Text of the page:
MONTREAL - Robert Davidson first learned to carve when he was 13, instructed in the painstaking art by his father and uncle.

The British Columbia sculptor has gained renown for his masks and totems, which have been widely shown and are in the collection of the National Gallery of Canada.

On Tuesday, he was among eight artists honoured with Governor General Awards in Visual and Media Arts and he said he was excited not only about the recognition it gives him but all First Nations art.

"We've come a long way in finding our place in the world, finding our place in Canada and I feel the art has helped me to find the strength to contribute to the fabric of Canada," the resident of White Rock, B.C., said after the ceremony.

A key figure in the renaissance of Haida art, Davidson said prestigious awards such as the Governor General's heighten public awareness of the arts and the accomplishment of the artists.

"I feel that Haida art has gone beyond Haida (cultural) boundaries," he said. "I feel the art merits being recognized by the world. The standard that has been established by our ancestors rivals other art forms."

Also honoured was Toronto-based Rita Letendre, who has worked in Israel and Europe. She did a 1965 painting for California State College at Long Beach that was, at the time, the largest outdoor mural in the United States.

Letendre was associated with the groundbreaking and surrealist-influenced Automatistes in Quebec who transformed painting practices in Canada.

She said after the ceremony that the award recognizes her vision of the world, which is based on communicating with people.

"What an artist does is show in their work their vision of the world, their philosophy, a universe that we create, our universe, a universe that could be for everybody because the human race is pretty similar," said Letendre, who was born in Drummondville, Que.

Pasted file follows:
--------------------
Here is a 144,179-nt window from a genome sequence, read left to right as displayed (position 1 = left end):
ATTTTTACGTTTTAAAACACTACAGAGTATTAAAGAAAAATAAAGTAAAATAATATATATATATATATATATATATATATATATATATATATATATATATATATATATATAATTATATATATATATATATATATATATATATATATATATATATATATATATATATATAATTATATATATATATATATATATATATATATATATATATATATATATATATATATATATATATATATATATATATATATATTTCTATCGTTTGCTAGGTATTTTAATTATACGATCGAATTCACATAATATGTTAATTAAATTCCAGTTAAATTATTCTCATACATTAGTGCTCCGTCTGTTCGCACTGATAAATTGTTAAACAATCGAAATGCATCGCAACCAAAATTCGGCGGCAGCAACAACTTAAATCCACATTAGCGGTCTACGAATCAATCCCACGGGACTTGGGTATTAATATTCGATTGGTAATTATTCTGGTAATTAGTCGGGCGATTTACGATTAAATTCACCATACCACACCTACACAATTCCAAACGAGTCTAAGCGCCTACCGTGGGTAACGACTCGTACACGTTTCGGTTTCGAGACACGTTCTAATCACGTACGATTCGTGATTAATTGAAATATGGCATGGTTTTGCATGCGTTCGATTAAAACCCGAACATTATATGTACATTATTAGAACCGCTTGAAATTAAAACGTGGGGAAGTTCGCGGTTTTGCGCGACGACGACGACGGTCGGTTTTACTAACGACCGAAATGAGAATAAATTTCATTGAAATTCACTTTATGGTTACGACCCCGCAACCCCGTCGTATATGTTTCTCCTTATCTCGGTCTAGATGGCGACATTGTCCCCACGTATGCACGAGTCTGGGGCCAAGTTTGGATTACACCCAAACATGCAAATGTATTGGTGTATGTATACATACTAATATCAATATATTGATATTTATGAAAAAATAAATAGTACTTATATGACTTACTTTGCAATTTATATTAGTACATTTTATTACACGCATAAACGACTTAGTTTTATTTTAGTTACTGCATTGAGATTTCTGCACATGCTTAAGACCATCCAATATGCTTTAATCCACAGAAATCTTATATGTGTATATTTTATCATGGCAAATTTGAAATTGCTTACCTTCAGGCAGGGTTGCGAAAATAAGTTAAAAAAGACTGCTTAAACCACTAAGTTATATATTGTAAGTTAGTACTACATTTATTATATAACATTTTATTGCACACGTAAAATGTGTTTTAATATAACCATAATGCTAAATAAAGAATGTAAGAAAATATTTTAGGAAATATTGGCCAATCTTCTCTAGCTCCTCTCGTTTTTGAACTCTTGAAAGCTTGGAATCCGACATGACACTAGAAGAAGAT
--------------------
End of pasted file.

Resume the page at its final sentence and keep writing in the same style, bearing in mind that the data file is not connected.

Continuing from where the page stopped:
"If you succeed it means you have succeeded in communicating with people and that's wonderful and when they give you prizes for that, for sure."

She said that when she began painting in the 1950s, there was little promotion for the arts and "there was no concept about art in Canada at all."

But she said the arts are more embraced now and she hopes awards such as the Governor General's would inspire young people to consider the field as a career.

"If you feel that you want to be an artist, you must be sure that's all you want to do," she said. "Do it with passion."

Another recipient was Tom Sherman, who teaches video art at Syracuse University, lives near Liverpool, N.S., and has represented Canada at the Venice Biennale.

Other recipients include filmmaker Andre Forcier, photographer Gabor Szilasi and painter Claude Tousignant, all from Quebec, as well as Toronto-based artist Terry Ryan for his leadership in encouraging Inuit art.

Manitoba-based glass sculptor Ione Thorkelsson won the Saidye Bronfman Award for excellence in fine crafts.

Gov. Gen. Michaelle Jean will present the awards March 31 during a ceremony at Rideau Hall in Ottawa.

Winners will receive a $25,000 prize and a work created by Tony Urquhart, winner of a 2009 Governor General's Award in Visual and Media Arts.